The fight over net metering played out on the municipal level on Monday night when the Cave Creek Town Council unanimously voted to approve a resolution recommending the Arizona Corporation Commission maintain the current net metering policy.
The amendment was proposed by Vice Mayor Adam Trenk, a lawyer who has practiced with the Rose Law Group for several years.
The resolution was intended as guidance before the APS’s plan was announced. However, APS filed their plans with the Corporation Commission earlier that day, making this instead a direct comment to their proposal.
Vice Mayor Trenk said he proposed the resolution to support the solar and renewable energy industry.
“APS is regulated monopoly, the sole provider of electricity in their service area,” Trenk commented. He said changing net metering would “put the squeeze on homeowners, small business owners, and people who want to invest in their own energy independence.”
He contends that APS adding a demand charge or paying customers below-market rates for the power they generate would, in his mind, “create state-sanctioned, consumer-funded, corporate welfare. It would perpetuate their monopoly and stymie innovation.”
The public weighed in, both in favor and against the resolution.
Cory Garrison, an entrepreneur and solar installer, advocated for opening up the market for solar energy. He asserted that utility solar represents a special interest that has strangle hold on his industry, attempting to eliminate any resemblance of a level playing field.
Garrison went on to state this will “not only further secure their monopoly [status], but it affects consumers with a de facto use tax.”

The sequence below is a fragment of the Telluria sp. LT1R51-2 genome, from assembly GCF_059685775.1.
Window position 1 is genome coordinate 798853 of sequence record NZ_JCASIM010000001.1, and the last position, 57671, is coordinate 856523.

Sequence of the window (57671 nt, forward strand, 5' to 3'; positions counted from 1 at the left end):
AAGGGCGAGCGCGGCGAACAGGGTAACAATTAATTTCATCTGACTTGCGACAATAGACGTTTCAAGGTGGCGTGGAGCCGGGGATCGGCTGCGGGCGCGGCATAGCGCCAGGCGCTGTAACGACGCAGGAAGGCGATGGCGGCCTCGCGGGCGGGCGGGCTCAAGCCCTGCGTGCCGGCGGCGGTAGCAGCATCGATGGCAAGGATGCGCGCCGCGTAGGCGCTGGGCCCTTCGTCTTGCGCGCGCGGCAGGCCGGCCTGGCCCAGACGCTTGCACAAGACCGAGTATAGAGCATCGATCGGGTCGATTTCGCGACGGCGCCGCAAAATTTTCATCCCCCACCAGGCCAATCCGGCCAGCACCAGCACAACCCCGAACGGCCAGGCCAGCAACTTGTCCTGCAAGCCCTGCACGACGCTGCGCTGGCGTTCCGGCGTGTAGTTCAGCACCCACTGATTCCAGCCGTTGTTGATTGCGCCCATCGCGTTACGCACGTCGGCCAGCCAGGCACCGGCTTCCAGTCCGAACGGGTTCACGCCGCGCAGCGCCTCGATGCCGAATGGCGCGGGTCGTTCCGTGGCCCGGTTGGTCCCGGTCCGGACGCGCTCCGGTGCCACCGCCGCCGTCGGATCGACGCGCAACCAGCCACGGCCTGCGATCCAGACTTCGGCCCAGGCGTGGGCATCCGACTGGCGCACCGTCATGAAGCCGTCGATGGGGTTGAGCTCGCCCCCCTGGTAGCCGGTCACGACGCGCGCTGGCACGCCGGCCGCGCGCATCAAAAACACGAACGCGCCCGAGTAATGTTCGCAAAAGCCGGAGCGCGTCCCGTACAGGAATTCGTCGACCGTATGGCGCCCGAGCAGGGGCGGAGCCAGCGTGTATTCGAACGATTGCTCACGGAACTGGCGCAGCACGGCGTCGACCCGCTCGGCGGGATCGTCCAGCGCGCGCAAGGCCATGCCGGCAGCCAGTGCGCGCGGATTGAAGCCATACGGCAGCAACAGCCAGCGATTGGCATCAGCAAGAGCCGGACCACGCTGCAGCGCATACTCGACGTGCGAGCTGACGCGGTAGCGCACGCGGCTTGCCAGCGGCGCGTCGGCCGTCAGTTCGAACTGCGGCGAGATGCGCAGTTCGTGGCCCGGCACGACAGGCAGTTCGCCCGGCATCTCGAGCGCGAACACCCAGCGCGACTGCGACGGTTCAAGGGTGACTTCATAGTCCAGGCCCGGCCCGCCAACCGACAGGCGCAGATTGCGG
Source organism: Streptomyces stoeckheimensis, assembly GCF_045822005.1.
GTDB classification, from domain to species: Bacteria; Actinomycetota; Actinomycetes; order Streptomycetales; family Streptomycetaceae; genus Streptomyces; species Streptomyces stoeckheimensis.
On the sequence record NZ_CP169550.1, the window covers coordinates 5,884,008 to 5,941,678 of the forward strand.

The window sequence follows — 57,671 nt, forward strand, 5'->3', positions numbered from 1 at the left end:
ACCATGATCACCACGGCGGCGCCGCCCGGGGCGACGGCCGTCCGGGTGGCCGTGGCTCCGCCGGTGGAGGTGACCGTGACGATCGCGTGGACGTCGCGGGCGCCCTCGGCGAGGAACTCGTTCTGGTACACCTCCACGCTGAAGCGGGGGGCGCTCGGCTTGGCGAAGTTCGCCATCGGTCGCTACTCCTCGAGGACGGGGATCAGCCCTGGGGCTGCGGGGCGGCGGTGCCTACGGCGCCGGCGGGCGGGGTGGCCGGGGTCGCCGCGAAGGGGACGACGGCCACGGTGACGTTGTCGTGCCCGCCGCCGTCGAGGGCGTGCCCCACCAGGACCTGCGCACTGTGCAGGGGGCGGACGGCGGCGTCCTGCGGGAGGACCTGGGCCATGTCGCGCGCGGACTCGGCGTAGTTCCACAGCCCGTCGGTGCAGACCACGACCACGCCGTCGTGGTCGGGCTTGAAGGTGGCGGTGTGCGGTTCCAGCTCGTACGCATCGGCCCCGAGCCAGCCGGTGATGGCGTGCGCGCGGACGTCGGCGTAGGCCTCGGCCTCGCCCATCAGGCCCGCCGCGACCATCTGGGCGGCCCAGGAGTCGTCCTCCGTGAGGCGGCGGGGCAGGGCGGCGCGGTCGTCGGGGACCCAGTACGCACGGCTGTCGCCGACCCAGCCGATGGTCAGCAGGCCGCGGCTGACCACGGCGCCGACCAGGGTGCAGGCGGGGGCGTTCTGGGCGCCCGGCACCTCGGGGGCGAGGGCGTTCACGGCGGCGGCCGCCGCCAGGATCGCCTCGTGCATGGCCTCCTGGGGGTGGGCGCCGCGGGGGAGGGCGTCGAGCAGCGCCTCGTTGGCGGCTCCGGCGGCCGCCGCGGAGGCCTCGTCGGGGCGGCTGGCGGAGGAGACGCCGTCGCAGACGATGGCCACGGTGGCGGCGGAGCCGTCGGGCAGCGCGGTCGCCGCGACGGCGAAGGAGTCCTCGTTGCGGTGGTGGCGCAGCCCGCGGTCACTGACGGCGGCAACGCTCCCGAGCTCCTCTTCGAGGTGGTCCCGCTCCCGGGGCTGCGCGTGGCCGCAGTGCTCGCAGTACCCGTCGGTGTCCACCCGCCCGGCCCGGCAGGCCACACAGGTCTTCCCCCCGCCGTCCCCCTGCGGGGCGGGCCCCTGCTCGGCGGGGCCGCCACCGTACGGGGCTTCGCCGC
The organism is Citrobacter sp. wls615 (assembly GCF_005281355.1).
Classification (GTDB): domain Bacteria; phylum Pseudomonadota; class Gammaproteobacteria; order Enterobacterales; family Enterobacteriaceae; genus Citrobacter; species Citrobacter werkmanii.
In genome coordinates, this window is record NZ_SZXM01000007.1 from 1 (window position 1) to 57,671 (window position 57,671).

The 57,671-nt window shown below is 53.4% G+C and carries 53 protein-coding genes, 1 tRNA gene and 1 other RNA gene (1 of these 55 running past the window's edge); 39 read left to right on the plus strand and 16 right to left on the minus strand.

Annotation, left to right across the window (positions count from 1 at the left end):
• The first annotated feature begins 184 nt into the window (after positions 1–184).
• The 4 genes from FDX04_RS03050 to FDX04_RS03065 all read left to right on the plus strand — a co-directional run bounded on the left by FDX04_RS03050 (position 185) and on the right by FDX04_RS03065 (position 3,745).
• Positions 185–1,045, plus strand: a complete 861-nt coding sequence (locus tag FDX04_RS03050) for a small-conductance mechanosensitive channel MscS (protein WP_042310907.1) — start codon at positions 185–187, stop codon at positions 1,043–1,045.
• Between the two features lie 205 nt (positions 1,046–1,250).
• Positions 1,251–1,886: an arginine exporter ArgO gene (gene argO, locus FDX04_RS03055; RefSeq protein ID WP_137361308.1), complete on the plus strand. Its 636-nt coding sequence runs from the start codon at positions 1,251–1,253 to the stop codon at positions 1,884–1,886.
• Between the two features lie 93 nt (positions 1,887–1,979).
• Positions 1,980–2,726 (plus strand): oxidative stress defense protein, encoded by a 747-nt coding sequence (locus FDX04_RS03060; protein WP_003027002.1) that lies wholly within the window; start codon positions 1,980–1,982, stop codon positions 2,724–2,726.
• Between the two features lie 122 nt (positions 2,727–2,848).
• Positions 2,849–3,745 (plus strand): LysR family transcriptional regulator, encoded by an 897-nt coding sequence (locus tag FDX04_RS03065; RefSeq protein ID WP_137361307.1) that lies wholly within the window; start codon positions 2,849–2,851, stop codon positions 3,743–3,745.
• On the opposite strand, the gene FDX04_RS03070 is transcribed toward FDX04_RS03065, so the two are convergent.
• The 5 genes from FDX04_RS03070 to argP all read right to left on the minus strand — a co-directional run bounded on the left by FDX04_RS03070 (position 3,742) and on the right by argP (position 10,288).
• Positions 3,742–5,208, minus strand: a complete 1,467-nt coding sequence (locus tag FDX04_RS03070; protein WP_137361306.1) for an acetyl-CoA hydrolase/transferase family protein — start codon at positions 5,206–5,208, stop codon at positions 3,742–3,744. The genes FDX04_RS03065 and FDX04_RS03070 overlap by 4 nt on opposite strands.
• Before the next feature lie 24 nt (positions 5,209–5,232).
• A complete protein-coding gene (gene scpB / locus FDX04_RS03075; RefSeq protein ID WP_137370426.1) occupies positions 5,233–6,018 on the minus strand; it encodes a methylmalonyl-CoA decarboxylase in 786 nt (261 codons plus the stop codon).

He urged the councilors to pass the resolution to demonstrate they “believe in small business, innovation, and the free market.”
Greg Bernasky, an APS manager and Cave Creek citizen, spoke against the resolution.
He argued that APS does support solar in their territory, currently with 18,000 net metering customers and 300 in Cave Creek.
He went on to point out “APS’s proposal addresses the long-term sustainability of solar.” And he emphasized that existing customers would not be impacted. APS’s current proposal would grandfather solar systems that are installed by October 15th onto the original net metering scheme, with installations past that date being subject to the new regulation.
The main point Bernasky made was one of fairness. After six months of technical conferences, APS has come to the conclusion that solar customers avoid paying $1000 annually, shifting these costs to non-solar ratepayers.
When asked about the savings under current and future plans, he said current solar customers can offset approximately 70% of their bill through credits from net metering. The new plans would allow customers to save somewhere between 20-40%, depending on how the plan is implemented.
As an attempt to appease future solar customers, APS has suggested that incentives or subsidies could be offered directly to net metering customers to afford similar savings. This appears to produce the exact same problem of non-solar customers subsidizing solar customers; this issues was not addressed by Bernasky or the Town Council.
When the vote was finally cast, all council members supported the resolution. One member even remarked that he doesn’t have solar, and that he’s paying more than his fair share, but he supports it anyway. At no point in the discussion was the Crossborder Energy study touting the millions in dollars of benefits net metering provides to APS mentioned; one wonders if that information may have changed his outlook.
Before the vote, Trenk summed up the resolution by saying “In Cave Creek, we’re all about rugged individualism; we should support the free market and the little guy.” In this town, solar energy has become a statement of personal choice and energy self-reliance, a statement that resonated with unanimous approval.